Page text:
New Generations – Our Schools Project
To celebrate the magazine’s 30th birthday, Wasafiri has been looking forward, working with a group of young students who may become tomorrow’s writers, journalists and editors, on a schools publishing project. In collaboration with Eastside Educational Trust, Wasafiri launched the project in October 2013 with the aim of introducing young people to the world of magazine publishing and promote diversity within the profession.
Publishing can often appear closed and inaccessible, with few opportunities offered – as both publishers and writers – to those from black and ethnic minority backgrounds. Working with four schools in London, the publishing project has provided a unique opportunity for young people with an interest in literature to not only develop their writing and editing skills, and possibly also make useful contacts, but also to deepen their understanding of contemporary international writing.
The four London schools are City and Islington College (North London), Thomas Tallis (South London), Highams Park (East London) and Claremont (West London). Between October 2013 and February 2014, writers, poets and publishers such as Monique Roffey, Bobby Nayyar, Siddhartha Bose and Jay Bernard, mentored students in each school offering creative guidance in a variety of genres from poetry and life writing to graphic narratives and reviews. In February a small group also attended a publishing master class at the Open University, where Wasafiri is based, to participate in copy-editing, proof reading and design workshops.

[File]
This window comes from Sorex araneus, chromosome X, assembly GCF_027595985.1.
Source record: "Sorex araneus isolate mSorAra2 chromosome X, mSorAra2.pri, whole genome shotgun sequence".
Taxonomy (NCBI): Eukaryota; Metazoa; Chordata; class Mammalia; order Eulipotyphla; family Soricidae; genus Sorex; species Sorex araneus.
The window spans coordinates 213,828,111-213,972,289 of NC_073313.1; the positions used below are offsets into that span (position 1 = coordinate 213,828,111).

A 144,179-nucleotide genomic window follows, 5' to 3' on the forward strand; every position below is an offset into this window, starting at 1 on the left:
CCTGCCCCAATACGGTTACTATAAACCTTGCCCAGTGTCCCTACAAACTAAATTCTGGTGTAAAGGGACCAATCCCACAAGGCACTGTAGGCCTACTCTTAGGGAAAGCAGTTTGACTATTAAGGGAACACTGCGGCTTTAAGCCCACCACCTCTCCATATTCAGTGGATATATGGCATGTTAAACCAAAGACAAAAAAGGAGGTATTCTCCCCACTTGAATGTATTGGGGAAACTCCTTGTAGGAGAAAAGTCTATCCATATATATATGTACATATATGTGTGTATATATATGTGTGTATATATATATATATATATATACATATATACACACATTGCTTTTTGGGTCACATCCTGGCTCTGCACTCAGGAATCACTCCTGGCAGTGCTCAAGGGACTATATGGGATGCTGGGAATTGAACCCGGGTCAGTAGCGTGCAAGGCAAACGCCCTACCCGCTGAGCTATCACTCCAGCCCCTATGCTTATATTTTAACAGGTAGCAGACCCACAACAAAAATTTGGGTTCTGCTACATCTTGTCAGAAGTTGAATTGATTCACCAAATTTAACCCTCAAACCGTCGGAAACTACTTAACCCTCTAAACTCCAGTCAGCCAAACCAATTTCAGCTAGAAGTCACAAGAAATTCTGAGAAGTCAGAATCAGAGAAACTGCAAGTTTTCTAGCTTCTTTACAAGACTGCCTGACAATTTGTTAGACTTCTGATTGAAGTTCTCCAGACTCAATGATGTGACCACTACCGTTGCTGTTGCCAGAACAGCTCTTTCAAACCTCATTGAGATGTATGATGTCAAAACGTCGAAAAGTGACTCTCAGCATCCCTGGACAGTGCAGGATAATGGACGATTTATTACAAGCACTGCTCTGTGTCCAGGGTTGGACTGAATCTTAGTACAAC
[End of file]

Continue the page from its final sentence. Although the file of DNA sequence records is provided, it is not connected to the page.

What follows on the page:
One of the authors commented: ‘I was impressed by the range of writing and the willingness for many participants to explore stories set abroad, and for others to explore their diversity right here at home’. Looking forward to the writing workshops, one of the participants said: ‘I’m excited about learning how to write more persuasively, developing my ideas and using different styles of writing to keep the interest of the reader.’ And when asked whether they had considered a career in publishing before, one participant responded: ‘I did before but thought it impossible now I think it is achievable’.
The work produced by the students has been outstanding, some of which was published in a special edition of the magazine, ‘New Generations: Young London Writes’, and the rest has been showcased online. We hope that through the project the students will have developed valuable skills, gained confidence in their work and an insight into the variety of roles within the publishing profession. We also hope that many will have been inspired to produce their own creative works, and in many cases build upon their own emerging talents to become the literary success stories of tomorrow.
The project culminated at a launch event for the special youth issue at Keats House on 3 July. If you work in publishing and would a taster of the young talent in our midst, or if you’re just open to being inspired by the creativity and energy of young voices eager to share their work, get a copy of ‘New Generations’, it has been a privilege to be able to publish the work of these amazing young students.